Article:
US: Oct 2012
If Daredevil #16 scans as one of the singularly most impressive standalone comics of the last 25 years, it is because it’s bisected by some very unexpected vectors—by Sebastian de Grazia’s magnificent biography Machiavelli in Hell and by Tom Waits’ “World Keeps Turning”, a song off the middle disc of his Orphans album. In their very disparate pieces, Grazia and Waits both, demonstrate a remarkable artistic composure, and a kind of fearlessness that harks back to the strange, counterintuitive fearlessness of DD himself.
Nearly a decade back now, audiences were witness to a moment that absolutely broke Daredevil. Not broke Daredevil so much as showed, undeniably so, where the breaks were. It was during the Brian Michael Bendis-Alex Maleev run on the title, a run which stands out as the signature runs not only in the history of the character, but in the history of comics publication. The moment came right at the very end of “Hardcore”, the storyarc which charted the return of Wilson Fisk to his role as Kingpin of Crime.
After enduring being outed in the press as Daredevil, after fighting back against new designer-drug MGH and the Owl stepping up to fill Fisk’s void in the criminal underworld, Matt Murdock simply cracked. He fought against his old adversaries Typhoid Mary and Bullseye (thrown his way courtesy of the newly reignited Kingpin) and then beat the Kingpin himself to within an inch of his life.
Then in a surprising move, Murdock installs himself as Kingpin. Nearly a decade later, and Bendis’ writing still rings out clearly: “I am here to say: if you people need so badly some sort of Kingpin, someone to lord over you. Well, from now on… it’s me. I’m not protecting this city anymore. I’m running it! And I say: the people of Hell’s Kitchen are my people. This is my territory now. And I say: get out, or change! Tonight!”
And yet, as convincing and as emotionally-wrought and as outright powerful a moment as that was, it was only one aspect of Daredevil. While Bendis focused on the drama of a man-pushed-too-far, and of a veil of restraint being ground down ever thinner, the veneer of carefree abandon that was always so essential to the character took a backseat. Where was the signature fearlessness of the Man Without Fear? That sense of laughing in the face of danger, even as he leapt into his own death?
Bendis certainly offered a powerful and unique vision of the character, one that strike a chord with the post-9/11 moment it was written during. But ultimately, as with all singular visions, it sacrificed some elements of the broader scope of the character. On the other end of the spectrum, Mark Waid’s post-“Shadowland” DD has been nothing if not infused with that original sense of daring in the character. But in a rare moment, Waid brings together these two core strands of DD—that fearless laughing in the face of danger and that deep inner anger that the fearlessness seems to restrain—in issue #16.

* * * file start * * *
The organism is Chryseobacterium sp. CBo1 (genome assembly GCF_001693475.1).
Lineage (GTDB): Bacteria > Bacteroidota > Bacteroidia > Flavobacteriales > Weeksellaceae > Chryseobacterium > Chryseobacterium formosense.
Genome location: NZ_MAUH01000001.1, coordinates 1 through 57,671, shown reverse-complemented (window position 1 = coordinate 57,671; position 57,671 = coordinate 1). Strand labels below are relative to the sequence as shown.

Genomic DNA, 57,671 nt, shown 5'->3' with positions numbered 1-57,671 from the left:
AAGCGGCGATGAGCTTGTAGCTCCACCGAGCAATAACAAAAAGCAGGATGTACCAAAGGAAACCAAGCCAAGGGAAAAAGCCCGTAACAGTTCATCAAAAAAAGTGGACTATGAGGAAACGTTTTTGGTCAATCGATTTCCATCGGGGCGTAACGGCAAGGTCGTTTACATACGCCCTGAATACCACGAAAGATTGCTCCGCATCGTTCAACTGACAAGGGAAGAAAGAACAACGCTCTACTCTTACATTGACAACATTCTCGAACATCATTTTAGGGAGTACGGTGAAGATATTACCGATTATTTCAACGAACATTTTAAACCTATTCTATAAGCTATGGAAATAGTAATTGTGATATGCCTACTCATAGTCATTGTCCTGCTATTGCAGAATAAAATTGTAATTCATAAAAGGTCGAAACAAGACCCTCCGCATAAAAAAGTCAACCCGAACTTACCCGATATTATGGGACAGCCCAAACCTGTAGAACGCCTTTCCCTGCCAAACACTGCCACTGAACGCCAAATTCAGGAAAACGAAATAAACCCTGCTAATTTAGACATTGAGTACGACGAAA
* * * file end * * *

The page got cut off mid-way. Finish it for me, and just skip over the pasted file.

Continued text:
Over the past year or so in Waid’s run, we’ve seen DD come into possession of the Omega Drive, a quantum encrypted-hard-disk that held the full data backups of five megacrime organizations. Over this last arc specifically, DD saw himself kidnapped by the independent nation (read “rogue state”) of Latveria, the East European home of supervillain Dr. Doom. Since Latveria had earned substantial revenue from hosting the five megacrime organizations, their aim was simply revenge on DD. This revenge took the form of nanobots that dulled DD’s hypersenses.
Issue #16, the epilogue to the Latveria storyline, is structurally very simple, but also, incredibly elegant. In the first of two acts, Tony Stark (after rescuing DD from Latveria at the end of the previous issue) brings together Ant Man and Dr. Strange. It’s down to Ant Man to micronize and physically remove the nanobots, while Dr. Strange mystically attempts to contact DD’s mind.
The connection with both Grazia’s bio of Machiavelli, and with Waits’ “bawler”, “World Keeps Turning” is a deep and abiding one. Certainly the idea of “phantom memories” seem to provide a cursory connection to the Daredevil issue. In Machiavelli in Hell Grazia focuses on how the events of Machiavelli’s life helped act as formative experiences for the Prince. And this style of narrative-driven biography does seem to echo in Ant Man being overwhelmed by Matt Murdock’s own memories. Even to the point where Ant Man is unable to clearly distinguish his own story from DD’s.
But such a connection is a fleeting one. The real connection between these three works, lies at the level of each artist’s and each character’s fearlessness.
At the level of the artists, there certainly is enough courage. Waid writing Daredevil in his 60s/70s whimsy after the unleashed fury of Bendis’ DD and the noir-inspired vision of the character Ed Brubaker offered readers certainly is an act of courage. It is the unflinching belief that DD at the core of its character is still a relevant tool for understanding our world, even today. Grazia’s reworking of Machiavelli as a historical personage into a character charting his own destiny foresees such shows as the Tudors and the Borgias nearly two decades on. And Waits’ 2007 album ran the risk of being dismissed as a “passion project”.
What we see instead, is these artists rise. And not more so than in the segue between the two acts of Daredevil #16 where, simply in narrative monologue while in conversation with his rescuers, DD identifies each of their inner weaknesses. If Daredevil #16 succeeds, it is because Mark Waid as a writer, just as Grazia and Waits before him, has been imprinted with a kind of fearlessness the character he writes is possessed of.
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